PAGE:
How Brad saved me: Faraimo
Brad Arthur, you might've heard, is a popular coach.
He's a real man's man, they say, a typically battle-hardened Parramatta local. A a bloke who creates strong enough bonds with his players to entice them away from the sea breezes of the northern beaches.
And, in Bureta Faraimo's case, from the comfortable confines of Wellington, New Zealand, too, which is where he was heading after his starring role for the American Tomahawks in the 2013 World Cup, given no one was really interested in him.
"That was one of my plans if nothing worked out after the World Cup – just go home," Faraimo tells NRL.com.
"I would've just given it up, to be honest. I would've gone back home to New Zealand. I wouldn't have a clue what I'd be doing, probably just watching TV and sitting at home. I honestly wouldn't know."
Faraimo isn't quite your Anthony Watmough, and he certainly isn't your Kieran Foran. But for reasons very similar to why two of Manly's most significant pieces of the modern era have decided to take their talents to Parramatta, Faraimo not only decided to head out to Sydney's greater west last season, but re-sign for an extra 12 months, too.
"I wouldn't have a clue why he called me or how he saw me. I was just sitting around when I got a phone call from a random number. I was real shocked," Faraimo re-called of his first conversation with Arthur after the World Cup.
Teammate Joseph Paulo, the Tomahawks' captain in the World Cup, said Faraimo was initially an awkward customer when he arrived in camp for the global tournament.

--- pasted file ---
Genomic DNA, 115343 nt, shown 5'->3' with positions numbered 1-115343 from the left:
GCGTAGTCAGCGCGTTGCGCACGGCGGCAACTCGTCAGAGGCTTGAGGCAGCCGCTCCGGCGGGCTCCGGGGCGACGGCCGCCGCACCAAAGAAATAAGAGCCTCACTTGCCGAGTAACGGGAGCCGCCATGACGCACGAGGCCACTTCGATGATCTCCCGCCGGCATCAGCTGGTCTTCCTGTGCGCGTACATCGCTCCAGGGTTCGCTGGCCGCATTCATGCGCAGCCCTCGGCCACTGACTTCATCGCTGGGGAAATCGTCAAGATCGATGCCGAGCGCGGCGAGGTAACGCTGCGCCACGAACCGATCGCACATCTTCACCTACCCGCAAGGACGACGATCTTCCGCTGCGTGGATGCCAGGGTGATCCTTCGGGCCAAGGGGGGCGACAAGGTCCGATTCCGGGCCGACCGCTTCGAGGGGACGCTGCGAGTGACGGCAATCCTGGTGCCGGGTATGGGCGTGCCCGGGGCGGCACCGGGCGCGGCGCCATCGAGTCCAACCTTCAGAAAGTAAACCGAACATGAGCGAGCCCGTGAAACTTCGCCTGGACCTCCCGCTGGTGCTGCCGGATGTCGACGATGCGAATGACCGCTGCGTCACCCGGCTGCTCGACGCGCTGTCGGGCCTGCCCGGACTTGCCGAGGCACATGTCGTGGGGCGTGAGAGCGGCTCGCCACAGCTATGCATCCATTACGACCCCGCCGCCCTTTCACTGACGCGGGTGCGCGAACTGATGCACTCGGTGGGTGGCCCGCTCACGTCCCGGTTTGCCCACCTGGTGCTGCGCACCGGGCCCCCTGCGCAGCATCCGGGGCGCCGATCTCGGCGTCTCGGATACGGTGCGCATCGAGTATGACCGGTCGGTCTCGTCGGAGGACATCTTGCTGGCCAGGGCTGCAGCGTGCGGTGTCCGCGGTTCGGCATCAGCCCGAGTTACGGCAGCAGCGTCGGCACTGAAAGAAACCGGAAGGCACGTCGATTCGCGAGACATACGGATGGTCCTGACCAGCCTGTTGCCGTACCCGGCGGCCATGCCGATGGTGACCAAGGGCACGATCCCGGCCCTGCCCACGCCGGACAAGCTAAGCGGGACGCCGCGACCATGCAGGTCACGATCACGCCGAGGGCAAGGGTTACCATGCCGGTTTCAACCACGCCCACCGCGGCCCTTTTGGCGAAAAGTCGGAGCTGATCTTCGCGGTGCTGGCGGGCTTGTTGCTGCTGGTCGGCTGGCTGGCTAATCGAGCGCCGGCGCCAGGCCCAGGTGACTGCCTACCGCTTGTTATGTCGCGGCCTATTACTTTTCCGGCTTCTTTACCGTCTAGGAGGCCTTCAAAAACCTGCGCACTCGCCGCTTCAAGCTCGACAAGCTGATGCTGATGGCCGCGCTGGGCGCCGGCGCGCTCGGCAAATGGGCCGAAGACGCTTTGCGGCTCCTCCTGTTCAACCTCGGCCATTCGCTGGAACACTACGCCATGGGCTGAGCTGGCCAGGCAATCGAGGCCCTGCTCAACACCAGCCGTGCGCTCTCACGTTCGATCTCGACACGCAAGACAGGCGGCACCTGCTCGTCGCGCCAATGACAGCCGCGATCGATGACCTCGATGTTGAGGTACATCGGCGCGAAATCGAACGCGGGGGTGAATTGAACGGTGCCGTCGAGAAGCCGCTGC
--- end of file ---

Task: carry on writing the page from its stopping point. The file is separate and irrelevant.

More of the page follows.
"He started off as an unfit player. He didn't have much of a background other than just having KFC and turning up and using his size," a brutally honest Paulo recalled.
"He was quiet and shy, like most Islanders. But by the end of the World Cup he was one of our leaders. He was our go-to karaoke man, he can play guitar, he can sing. It was good to see him come out.
"The only way we got to the finals was off his big, rampaging runs and quick play-the-balls. Now he's got fitness to go with his size. I reckon he took a lot of confidence out of being the NSW Cup Player of the Year. It's a credit to him that he re-signed because he put in the hard work."
The 24-year-old played two games in his rookie campaign last season, scoring two tries, before injuries thwarted any chance of more game time.
Injuries were then his ticket back into first grade two weeks ago, when he impressed Arthur with a 163-metre effort off just 15 runs. Last month, the New Zealand-born product re-committed to Parramatta for another season, all because of one man.
"I felt like I owed Brad heaps," he said. "Without him, I would've just given up."